DAMASCUS (Dispatches) – Angry locals of Tal Aswad village, backed by Syrian army troops, blocked a U.S. convoy from advancing in Syria’s northeastern city of Qamishli.
Syria’s official news agency SANA said that residents of the village of Tal Aswad in the countryside of Qamishli City in Hasakah province blocked a U.S. convoy from advancing in the region and forced it to retreat.
SANA cited local sources as saying that the convoy was made up of four military vehicles that tried to cross into a checkpoint, but was forced to retreat from where it had come from.
The residents of the villages nearby, backed by the army troops, blocked the convoy from moving forward, hurling rocks at the vehicles and chanting slogans against the U.S. occupation of parts of Syrian territory.
In another development, the Damascus government and its allies have criticized a UN call for the extension of the cross-border aid mechanism in Syria, saying it hampers the government’s efforts to restore stability in the war-torn country.
During the UN Security Council’s monthly meeting on Syria on Monday, the Arab country’s permanent representative to the UN, Bassam Sabbagh, was backed by envoys from Russia, China, and Iran in calling for respect his country’s sovereignty.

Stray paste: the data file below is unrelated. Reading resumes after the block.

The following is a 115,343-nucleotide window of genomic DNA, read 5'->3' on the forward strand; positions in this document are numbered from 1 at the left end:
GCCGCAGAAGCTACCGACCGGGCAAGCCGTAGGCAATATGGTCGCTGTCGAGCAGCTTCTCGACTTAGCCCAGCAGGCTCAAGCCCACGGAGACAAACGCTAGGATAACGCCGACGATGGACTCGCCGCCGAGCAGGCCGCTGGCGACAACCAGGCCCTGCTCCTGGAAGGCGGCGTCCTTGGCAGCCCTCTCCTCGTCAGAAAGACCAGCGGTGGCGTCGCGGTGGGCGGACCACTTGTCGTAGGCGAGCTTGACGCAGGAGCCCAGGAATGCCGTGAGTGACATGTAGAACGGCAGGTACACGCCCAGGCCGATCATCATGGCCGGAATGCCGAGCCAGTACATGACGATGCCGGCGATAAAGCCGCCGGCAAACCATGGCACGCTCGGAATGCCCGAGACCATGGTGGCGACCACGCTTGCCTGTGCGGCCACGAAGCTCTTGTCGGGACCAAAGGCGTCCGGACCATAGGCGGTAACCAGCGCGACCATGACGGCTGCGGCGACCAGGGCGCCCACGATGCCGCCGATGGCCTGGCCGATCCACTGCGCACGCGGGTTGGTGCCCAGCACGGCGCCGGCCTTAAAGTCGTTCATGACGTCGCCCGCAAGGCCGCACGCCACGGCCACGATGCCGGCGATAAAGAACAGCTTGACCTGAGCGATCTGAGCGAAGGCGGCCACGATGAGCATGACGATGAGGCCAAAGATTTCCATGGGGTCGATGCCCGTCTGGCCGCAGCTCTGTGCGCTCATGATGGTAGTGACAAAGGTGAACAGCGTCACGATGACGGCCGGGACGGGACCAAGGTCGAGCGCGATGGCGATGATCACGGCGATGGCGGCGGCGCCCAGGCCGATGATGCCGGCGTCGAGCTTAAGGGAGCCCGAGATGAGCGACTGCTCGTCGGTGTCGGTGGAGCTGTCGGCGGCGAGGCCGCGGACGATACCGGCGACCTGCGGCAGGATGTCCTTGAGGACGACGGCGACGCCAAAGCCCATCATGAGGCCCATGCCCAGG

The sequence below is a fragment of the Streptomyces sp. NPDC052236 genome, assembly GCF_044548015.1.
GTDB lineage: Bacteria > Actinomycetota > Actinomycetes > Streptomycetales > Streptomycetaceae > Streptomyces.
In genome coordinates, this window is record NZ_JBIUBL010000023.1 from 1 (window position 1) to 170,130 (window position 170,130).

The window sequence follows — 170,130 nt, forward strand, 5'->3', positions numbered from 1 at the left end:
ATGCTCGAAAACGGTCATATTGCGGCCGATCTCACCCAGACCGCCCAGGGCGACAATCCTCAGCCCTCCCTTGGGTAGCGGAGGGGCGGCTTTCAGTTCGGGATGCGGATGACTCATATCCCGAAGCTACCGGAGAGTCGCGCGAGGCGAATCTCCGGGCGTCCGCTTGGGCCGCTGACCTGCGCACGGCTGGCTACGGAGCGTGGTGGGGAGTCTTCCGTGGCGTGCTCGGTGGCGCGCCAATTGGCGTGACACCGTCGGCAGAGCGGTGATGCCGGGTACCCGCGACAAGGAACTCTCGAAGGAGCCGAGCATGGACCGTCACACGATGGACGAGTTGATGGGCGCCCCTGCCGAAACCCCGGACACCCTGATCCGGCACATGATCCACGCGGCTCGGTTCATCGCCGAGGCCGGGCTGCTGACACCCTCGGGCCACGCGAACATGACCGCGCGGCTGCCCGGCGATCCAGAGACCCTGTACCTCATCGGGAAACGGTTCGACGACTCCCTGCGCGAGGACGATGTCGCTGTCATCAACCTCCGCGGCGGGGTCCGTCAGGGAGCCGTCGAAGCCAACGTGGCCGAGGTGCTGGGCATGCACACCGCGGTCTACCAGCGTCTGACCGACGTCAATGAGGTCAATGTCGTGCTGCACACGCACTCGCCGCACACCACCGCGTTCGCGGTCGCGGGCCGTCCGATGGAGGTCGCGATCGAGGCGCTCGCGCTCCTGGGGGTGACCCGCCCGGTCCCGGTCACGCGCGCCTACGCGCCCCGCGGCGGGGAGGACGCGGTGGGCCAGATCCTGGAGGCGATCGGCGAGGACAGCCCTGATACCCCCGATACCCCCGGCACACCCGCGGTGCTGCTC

“The [Syrian] government is enhancing its efforts to restore security and stability and overcome the repercussions of the crisis through reconciliation and work to repair the infrastructure,” Sabbagh said, according to an official transcript of the meeting.
UN Secretary-General Antonio Guterres on Monday called for the Security Council to extend its authorization of cross-border aid into northwest Syria by a year.
President Bashar al-Assad’s government has repeatedly denounced the cross-border mechanism as a violation of Syria’s sovereignty and a tool to advance Western agendas in the country. Moscow and Beijing have generally agreed. They argue that aid to opposition-held territories should instead be routed “cross-line” from Damascus.
The UN resolution allowing aid deliveries across the Syrian-Turkish border at Bab al-Hawa has been in effect since 2014.